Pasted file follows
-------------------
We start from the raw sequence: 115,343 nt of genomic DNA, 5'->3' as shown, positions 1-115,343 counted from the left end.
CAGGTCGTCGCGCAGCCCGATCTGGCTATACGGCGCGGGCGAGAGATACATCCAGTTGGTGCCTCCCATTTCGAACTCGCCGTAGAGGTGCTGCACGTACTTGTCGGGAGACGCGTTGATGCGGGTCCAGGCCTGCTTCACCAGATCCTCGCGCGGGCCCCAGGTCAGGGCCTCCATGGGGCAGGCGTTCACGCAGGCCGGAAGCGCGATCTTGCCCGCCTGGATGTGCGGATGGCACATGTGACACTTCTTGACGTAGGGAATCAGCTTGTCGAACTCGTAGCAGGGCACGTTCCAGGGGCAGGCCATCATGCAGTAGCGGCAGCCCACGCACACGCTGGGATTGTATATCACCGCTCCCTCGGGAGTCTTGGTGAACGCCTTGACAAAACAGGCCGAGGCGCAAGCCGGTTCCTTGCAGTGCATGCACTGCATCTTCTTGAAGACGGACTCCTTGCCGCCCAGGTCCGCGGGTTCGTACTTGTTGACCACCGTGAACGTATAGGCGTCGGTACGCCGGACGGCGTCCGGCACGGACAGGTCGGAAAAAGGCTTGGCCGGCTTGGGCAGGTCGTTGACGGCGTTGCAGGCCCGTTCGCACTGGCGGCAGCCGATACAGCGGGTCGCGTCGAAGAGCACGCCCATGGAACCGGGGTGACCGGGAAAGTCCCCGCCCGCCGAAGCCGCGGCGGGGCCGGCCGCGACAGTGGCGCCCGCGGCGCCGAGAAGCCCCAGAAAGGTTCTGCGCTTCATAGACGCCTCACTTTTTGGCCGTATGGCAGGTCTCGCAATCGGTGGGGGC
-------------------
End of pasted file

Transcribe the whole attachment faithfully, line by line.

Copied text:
We start from the raw sequence: 115,343 nt of genomic DNA, 5'->3' as shown, positions 1-115,343 counted from the left end.
CAGGTCGTCGCGCAGCCCGATCTGGCTATACGGCGCGGGCGAGAGATACATCCAGTTGGTGCCTCCCATTTCGAACTCGCCGTAGAGGTGCTGCACGTACTTGTCGGGAGACGCGTTGATGCGGGTCCAGGCCTGCTTCACCAGATCCTCGCGCGGGCCCCAGGTCAGGGCCTCCATGGGGCAGGCGTTCACGCAGGCCGGAAGCGCGATCTTGCCCGCCTGGATGTGCGGATGGCACATGTGACACTTCTTGACGTAGGGAATCAGCTTGTCGAACTCGTAGCAGGGCACGTTCCAGGGGCAGGCCATCATGCAGTAGCGGCAGCCCACGCACACGCTGGGATTGTATATCACCGCTCCCTCGGGAGTCTTGGTGAACGCCTTGACAAAACAGGCCGAGGCGCAAGCCGGTTCCTTGCAGTGCATGCACTGCATCTTCTTGAAGACGGACTCCTTGCCGCCCAGGTCCGCGGGTTCGTACTTGTTGACCACCGTGAACGTATAGGCGTCGGTACGCCGGACGGCGTCCGGCACGGACAGGTCGGAAAAAGGCTTGGCCGGCTTGGGCAGGTCGTTGACGGCGTTGCAGGCCCGTTCGCACTGGCGGCAGCCGATACAGCGGGTCGCGTCGAAGAGCACGCCCATGGAACCGGGGTGACCGGGAAAGTCCCCGCCCGCCGAAGCCGCGGCGGGGCCGGCCGCGACAGTGGCGCCCGCGGCGCCGAGAAGCCCCAGAAAGGTTCTGCGCTTCATAGACGCCTCACTTTTTGGCCGTATGGCAGGTCTCGCAATCGGTGGGGGC